A: It is certainly significant to us that Hapa-palooza is a festival funded by a City of Vancouver 125th anniversary grant. This speaks to an atmosphere of respect and honour towards people who identify as mixed-race, which is really significant to many of us. Many of the artists we've contacted have responded with relief ("finally, a festival of one's own!") or disbelief ("about time!") or amusement ("it's the first time I've been asked to play in a festival because I'm mixed!").
Q: What will future Hapa-paloozas be like?
A: The seeds of what will happen are already sown. We are more tapped into the international network of mixed communities now, and this is something that is only going to grow. Our current goal is to have Hapa-palooza be an annual event in Vancouver, but we are also open to what the community demands of us. It might be that the festival needs to occur nationally or internationally. It's going to be exciting to see who comes to the festival this week, and it will be beautiful to see all these amazing artists and community organizers connected.
Thank you, Anna. And, now, let’s hear from Rema.
Q: What was it like being mixed in Ottawa?
A: My father is of African and Sephardi Jewish descent from Jamaica. Just for some background, the Sephardi Jews come from Spain/Portugal (hence my Portuguese last name) and have been in Jamaica since the early 1500’s. My mother, on the other hand, is mostly Irish Canadian, but also has some Italian and English roots.
Growing up mixed in Ottawa was a strange experience for me. I started out in a very small, homogenous town of roughly 1,000 people just outside of the city, and often felt disconnected from the community. While I wasn't mature enough to fully understand the various factors that played into that disconnect, I recall being very aware that I was the only one of "my kind", whatever that was. When I was older and moved into the city, I was disappointed to find that I didn't really find the haven of belonging that I thought I would. It was a painful realization for me that none of my various "parts" really saw me as a member of their community.
I now live in Toronto, one of the most multiracial cities in the world, and still find myself having trouble with what it means to be mixed at times. This is what motivated me to create Mixed in Canada, so that other mixed people across Canada could have a place to call "home". This has been a very rewarding experience for me, and I have never been more proud to be mixed.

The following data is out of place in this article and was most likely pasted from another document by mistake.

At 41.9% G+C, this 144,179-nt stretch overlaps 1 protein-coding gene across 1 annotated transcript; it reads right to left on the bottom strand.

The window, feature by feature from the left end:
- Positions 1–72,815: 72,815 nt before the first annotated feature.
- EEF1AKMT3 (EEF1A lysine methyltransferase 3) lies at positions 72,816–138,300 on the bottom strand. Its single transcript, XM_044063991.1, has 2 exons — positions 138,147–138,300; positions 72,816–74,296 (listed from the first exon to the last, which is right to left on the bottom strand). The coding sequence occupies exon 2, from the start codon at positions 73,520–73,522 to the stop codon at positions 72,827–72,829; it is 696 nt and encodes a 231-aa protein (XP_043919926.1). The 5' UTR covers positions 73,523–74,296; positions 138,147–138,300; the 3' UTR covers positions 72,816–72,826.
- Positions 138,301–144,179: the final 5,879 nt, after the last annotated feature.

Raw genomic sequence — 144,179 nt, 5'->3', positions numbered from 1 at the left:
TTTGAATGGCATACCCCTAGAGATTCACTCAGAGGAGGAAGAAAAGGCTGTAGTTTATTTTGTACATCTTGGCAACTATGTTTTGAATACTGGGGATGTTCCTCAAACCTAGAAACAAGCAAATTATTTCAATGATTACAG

Q: Are you attending Hapa-palooza?
A: Sure am!
Q: What do you feel you’ll gain from it?
A: As far as I am aware, this is the first mixed-race-themed event in Canada, so it is important for me that I attend and support it in any way I can. Race is an extremely delicate subject in Canada, as many Canadians are very wary of offending others and, therefore, generally avoid the subject. While I have always appreciated how sensitive Canadians can be, it also means that a lot of important conversations aren't had, and we all lose from the lack of communication. Along those lines, the Canadian mixed-race community is growing exponentially and needs to have a voice. Fortunately, Hapa-palooza is bringing the mixed-race experience front and center in a very positive way, providing an outlet for that voice. It is my hope that along with Mixed in Canada and other such platforms, this event will create a safe space for constructive dialogue about what it means to be multi-racial in Canada, as it has never been more relevant.
Here are Rema’s links:
Oh, you clever Canadians, you!
Remember, Hip Hapa Homeez, read our HUB post and sign our “twitition” to get Oprah onboard with Watermelon Sushi. You can also "like" our Watermelon Sushi and Hapa*Teez fan pages on Facebook and join our Hip Hapa Homeez group page where we enjoy the deepest discussions about multi-ethnic, transracially adopted, interracially coupled and cross-cultural communities. Don’t miss out; join us today.
Until we meet at Hip Hapa-palooza, I am
Your Hip Hapa,